Supreme Court Ruling Sparks Argentine Bond Rout
The years-long court battle over Argentina's sovereign debt default appears to have ended... badly for Argentina (and apparently well for Elliott Management). As WSJ reports, the U.S. Supreme Court on Monday rejected Argentina's appeal (and mutually assured destruction threats that it "could trigger a renewed economic catastrophe with severe consequences for millions of ordinary Argentine citizens") leaving in place a lower-court ruling that said Argentina can't make payments on its restructured debt unless it also pays holdout hedge funds that refused to accept the country's debt-restructuring offers. Argentine USD bonds are down 10 points on the news ahead of President Cristina Fernandez addressing the nation at 9pm local time.
It all started in a familiar fashion: a sovereign default:
Argentina defaulted on about $100 billion of its debt during its financial crisis. The country in 2005 and 2010 offered holders of the defaulted bonds new heavily discounted debt in exchange. Between the two swaps, investors agreed to exchange about 93% of the defaulted bonds.
But some funds held out.
The holdouts include Aurelius Capital Management and Elliott Management Corp. affiliate NML Capital Ltd. Argentina owes the holdouts in the current case more than $1.3 billion in principal and interest.
And after winning and losing assorted appelate level decisions, took the case to the Supreme court.
The hedge funds had urged the court to reject Argentina's appeal, saying the country had far overstated the financial impact of the case and has the money to pay up. They also said the Argentine government has a history of mistreating creditors and didn't deserve Supreme Court review because it will disobey the U.S. court rulings if it ultimately loses.
Which finally made a decision moments ago.
The U.S. Supreme Court on Monday rejected Argentina's appeal in a high-stakes case stemming from its historic 2001 default, a major blow for the country in its lengthy battle with holdout creditors.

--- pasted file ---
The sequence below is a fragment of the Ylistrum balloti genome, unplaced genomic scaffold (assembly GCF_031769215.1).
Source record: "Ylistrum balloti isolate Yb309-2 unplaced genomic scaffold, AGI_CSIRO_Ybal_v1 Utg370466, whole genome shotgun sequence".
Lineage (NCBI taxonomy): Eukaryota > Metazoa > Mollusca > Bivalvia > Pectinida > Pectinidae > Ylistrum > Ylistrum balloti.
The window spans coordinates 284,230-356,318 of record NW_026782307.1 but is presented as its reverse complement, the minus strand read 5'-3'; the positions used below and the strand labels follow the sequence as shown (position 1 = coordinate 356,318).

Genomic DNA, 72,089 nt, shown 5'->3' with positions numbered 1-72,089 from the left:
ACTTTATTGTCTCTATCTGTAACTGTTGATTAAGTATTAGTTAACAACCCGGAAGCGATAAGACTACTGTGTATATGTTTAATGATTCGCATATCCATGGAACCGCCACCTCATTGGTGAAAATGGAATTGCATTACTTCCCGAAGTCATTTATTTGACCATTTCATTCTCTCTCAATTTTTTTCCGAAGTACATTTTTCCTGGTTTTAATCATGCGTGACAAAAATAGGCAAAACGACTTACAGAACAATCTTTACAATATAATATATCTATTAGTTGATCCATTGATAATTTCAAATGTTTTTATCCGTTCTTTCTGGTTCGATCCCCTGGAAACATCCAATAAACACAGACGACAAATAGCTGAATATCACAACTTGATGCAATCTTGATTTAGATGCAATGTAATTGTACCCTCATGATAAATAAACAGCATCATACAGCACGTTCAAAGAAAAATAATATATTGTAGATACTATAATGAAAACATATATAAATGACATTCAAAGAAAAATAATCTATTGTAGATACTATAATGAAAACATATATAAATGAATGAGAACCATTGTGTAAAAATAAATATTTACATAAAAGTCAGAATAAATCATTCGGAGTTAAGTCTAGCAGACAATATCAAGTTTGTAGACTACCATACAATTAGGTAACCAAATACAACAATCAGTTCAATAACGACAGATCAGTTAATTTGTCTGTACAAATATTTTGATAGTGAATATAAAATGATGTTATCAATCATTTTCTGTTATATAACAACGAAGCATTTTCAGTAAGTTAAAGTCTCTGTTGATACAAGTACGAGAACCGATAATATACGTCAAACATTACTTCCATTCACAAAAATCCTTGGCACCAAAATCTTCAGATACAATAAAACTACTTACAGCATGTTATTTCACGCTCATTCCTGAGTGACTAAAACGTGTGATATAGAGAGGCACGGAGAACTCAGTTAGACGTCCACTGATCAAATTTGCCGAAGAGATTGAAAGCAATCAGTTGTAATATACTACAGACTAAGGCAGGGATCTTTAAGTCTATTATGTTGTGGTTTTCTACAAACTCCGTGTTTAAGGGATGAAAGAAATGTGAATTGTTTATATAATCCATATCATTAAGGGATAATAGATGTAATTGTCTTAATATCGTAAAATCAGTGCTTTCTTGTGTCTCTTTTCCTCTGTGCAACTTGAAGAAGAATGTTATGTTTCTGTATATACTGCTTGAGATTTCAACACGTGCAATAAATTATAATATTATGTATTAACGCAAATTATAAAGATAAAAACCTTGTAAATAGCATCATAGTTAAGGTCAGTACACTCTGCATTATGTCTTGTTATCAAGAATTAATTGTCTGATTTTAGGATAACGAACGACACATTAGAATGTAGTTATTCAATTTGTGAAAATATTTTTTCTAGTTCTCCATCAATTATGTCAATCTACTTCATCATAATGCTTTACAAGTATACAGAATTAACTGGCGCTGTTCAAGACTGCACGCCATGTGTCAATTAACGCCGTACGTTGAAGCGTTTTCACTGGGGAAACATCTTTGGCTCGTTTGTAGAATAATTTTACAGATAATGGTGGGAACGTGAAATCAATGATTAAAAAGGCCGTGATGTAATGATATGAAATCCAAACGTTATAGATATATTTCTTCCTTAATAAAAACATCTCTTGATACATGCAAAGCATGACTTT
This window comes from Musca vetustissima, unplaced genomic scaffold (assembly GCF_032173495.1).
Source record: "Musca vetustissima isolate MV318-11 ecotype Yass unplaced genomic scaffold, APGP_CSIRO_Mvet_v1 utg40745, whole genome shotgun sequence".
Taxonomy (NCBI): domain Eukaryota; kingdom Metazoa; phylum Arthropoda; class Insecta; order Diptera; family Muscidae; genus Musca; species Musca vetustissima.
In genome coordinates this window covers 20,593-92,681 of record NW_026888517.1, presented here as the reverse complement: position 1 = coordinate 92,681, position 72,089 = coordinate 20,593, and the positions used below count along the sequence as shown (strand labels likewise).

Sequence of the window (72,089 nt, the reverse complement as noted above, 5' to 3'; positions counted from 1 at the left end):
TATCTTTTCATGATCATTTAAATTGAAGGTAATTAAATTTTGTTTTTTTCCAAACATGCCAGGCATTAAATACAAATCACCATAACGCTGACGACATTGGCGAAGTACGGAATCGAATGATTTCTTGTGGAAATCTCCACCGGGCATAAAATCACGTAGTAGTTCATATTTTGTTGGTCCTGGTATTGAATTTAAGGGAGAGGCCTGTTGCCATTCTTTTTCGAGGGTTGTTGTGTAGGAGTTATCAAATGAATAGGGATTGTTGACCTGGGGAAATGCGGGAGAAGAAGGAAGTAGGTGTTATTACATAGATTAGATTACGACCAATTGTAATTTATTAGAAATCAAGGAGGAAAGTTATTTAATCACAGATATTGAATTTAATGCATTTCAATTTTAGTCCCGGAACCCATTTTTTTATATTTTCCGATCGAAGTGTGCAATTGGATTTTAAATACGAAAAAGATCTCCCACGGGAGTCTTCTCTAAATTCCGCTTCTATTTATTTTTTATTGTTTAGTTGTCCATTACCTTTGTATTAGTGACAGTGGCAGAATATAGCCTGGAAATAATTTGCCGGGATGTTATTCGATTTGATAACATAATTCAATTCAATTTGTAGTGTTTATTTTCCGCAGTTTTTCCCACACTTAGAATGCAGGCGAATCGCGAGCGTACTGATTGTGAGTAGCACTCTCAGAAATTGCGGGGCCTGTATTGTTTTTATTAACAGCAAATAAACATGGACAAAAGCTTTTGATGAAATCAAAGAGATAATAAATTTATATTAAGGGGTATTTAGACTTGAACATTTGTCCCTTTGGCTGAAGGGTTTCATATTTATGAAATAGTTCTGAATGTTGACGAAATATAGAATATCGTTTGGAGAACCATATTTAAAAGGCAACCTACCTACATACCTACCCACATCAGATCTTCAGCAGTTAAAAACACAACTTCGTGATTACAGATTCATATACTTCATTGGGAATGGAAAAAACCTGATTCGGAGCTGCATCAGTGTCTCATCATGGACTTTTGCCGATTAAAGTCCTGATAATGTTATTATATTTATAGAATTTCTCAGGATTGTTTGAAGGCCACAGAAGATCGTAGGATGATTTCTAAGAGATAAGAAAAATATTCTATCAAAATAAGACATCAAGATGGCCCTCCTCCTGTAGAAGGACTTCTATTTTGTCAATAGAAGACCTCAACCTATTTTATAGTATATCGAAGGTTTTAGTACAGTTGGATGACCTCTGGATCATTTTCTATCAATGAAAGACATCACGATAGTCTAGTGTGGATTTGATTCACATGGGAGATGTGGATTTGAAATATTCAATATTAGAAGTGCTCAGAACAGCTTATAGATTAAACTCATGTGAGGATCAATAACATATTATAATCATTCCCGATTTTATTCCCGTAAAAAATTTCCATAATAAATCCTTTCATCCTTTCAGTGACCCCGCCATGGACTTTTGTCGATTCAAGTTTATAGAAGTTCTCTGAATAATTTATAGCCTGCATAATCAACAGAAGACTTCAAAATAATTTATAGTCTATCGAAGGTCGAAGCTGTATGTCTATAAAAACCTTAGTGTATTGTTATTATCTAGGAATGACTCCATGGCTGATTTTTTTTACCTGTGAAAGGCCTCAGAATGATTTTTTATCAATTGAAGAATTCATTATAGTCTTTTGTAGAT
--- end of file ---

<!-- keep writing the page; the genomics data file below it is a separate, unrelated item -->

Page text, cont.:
The court, without comment, left in place a lower-court ruling that said Argentina can't make payments on its restructured debt unless it also pays holdout hedge funds that refused to accept the country's debt-restructuring offers.
The Second Circuit rejected Argentina's "blanket assertion" that a ruling against the country would plunge it into a new economic crisis.
The Supreme Court refused to disturb those rulings, saying in a brief written order that it would not consider Argentina's appeal.
Argentina warned of the consequences.
Argentina had warned the Supreme Court that the lower-court ruling left it facing the possibility of a new, court-ordered default, "which could trigger a renewed economic catastrophe with severe consequences for millions of ordinary Argentine citizens."
The country also said the rulings threatened international credit markets and impeded the debt-restructuring process.
And perhaps that is the sabre the nation's President will rattle tonight?
- ARGENTINE PRESIDENT CRISTINA FERNANDEZ TO SPEAK AT 9PM: CN23
Of course, now we have to see what the consequences of Argentina ignoring this decision are. Worst case, maybe Greece will simply buy whatever bonds Argentina will issue, using cash derived from repoing new Greek bond issuances with the ECB.
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